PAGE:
Concept of the Day: Citroen DS Wild Rubis

April 11, 2013 § Leave a comment

citroen-ds-wild-rubis-10Am I just being particularly puerile, or does its name sound a bit porn-star? Anyway, the DS Wild Rubis (errggh) is a “vision of a future DS SUV”, though if you were wondering whether the world really needed another large SUV, it is at least designed to take a plug-in hybrid powertrain. This luxury-spec, designer-line Citroen on the C5/DS5 platform goes on display at the Shanghai Motor Show later this month. Autocar has more details: says it’ll be called DSX Hybrid-4 when it goes into production next year for the Chinese market, and that it features a direct-injection 1.6 petrol engine driving the front wheels and an e-motor driving the rear to give a total 240bhp or so.

  • Further to yesterday’s launch of the Citroen Berlingo Electric, here’s confirmation of its (Peugeot) Partner. From £21,300+VAT (before 20% Plug-In Van Grant), on sale in the UK 23rd May. Same basic spec as the Citroen, and offered with an all-inclusive three-year/60,000-mile warranty plus five years/40,000 miles drivetrain/battery cover.
  • Not the most elegant solution, but it works: a fold-out 18-panel solar charging system which packs away neatly in a car boot for travelling. The Lotus Mobile system (no relation to the Hethel-based car co) is the work of Monarch Power of Scottsdale, Arizona, and car-charging is just one application the firm has in mind; it’s also been designed to act as a power source in emergency situations and in areas with poor infrastructure, as well as for recreational camping. More here (via @damonlavrinc, thanks).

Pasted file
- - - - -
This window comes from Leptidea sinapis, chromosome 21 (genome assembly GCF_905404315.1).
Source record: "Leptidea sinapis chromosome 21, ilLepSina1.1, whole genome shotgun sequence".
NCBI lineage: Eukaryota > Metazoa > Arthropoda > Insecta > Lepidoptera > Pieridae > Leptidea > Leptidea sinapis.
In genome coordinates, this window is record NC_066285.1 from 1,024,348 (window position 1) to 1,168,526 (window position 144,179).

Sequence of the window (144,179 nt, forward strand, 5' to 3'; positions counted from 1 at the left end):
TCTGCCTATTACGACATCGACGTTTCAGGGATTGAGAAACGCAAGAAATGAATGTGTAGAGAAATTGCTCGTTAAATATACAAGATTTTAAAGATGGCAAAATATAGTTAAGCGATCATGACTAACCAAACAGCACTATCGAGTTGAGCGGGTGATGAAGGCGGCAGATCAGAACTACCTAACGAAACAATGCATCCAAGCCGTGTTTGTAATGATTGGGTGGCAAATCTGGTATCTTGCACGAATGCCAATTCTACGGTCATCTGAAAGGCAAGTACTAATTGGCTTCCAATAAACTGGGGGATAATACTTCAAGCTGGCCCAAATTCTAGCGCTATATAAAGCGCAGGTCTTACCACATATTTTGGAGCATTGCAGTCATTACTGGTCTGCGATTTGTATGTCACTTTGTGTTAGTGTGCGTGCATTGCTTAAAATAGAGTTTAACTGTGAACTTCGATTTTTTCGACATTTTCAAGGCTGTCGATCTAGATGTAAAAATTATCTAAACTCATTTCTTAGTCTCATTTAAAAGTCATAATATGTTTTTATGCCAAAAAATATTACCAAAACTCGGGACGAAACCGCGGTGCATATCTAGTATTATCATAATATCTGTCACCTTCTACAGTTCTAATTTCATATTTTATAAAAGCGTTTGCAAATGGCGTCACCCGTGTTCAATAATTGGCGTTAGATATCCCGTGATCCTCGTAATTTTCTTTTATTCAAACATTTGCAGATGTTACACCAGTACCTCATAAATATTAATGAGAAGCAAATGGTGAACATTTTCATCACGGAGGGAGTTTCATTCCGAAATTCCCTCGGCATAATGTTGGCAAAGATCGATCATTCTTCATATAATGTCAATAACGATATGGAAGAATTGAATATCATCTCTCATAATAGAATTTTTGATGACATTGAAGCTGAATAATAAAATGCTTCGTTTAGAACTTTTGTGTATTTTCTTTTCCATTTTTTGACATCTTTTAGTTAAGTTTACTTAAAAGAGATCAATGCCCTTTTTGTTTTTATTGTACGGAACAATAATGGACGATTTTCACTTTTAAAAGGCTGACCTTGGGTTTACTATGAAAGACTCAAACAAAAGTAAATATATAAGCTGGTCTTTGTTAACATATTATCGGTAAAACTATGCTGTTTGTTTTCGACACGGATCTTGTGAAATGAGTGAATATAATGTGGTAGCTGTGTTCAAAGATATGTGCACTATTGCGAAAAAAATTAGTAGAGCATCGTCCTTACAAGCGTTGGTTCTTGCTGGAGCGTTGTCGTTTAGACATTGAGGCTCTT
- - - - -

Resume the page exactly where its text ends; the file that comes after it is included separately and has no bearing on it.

• There are a total 48,705 public EV charging stations in the world right now, according to a report by Navigant Research in its Electric Vehicle Supply EquipmentTracker 1Q13. Navigant is also predicting the sale of 200,000 plug-in vehicles with vehicle-to-building (or V2G/V2infrastructure) capability – for energy storage, grid-balancing and soforth – will be sold 2012-2020, and that electric bicycle sales will climb to 37.9million a year worldwide by 2020.
  • Latest count of charging stations in the USA: the Dept of Energy expects 7,100 by the end of the year, reports Autoblog Green. To include over 225 more at the grocery chain Kroger’s, announced this week.
  • Against that, there’s news that just 27 new hydrogen refuelling facilities opened – worldwide – last year. World total now stands at about 210, says Green Car Reports. 16 in Europe, including five in Germany, and 58 in the US (24 of which are in California), apparently.
  • I’ve written and researched on alternative engine architectures in the past, and long concluded that in many cases, they do not progress to mainstream production as much for practical and industrial-cultural reasons rather than any inherent failings in the technology itself. It’s down to the cost of new production lines, the leap-of-faith needed for investment, concerns over consumer acceptance and soforth – which is why the conventional ICE remains little-challenged bar the odd spark of interest in, for example, the Wankel rotary. Still, here’s some news on the diesel OPOC (opposed-piston, opposed-cylinder) engine developed by EcoMotors and said to be lighter, smaller and 20-50% more efficient than a comparable turbodiesel, as well as cheaper to make. China’s Zhongding Power is investing over $200million to build a plant for its production in the Anhui Province, reports Green Car Congress.
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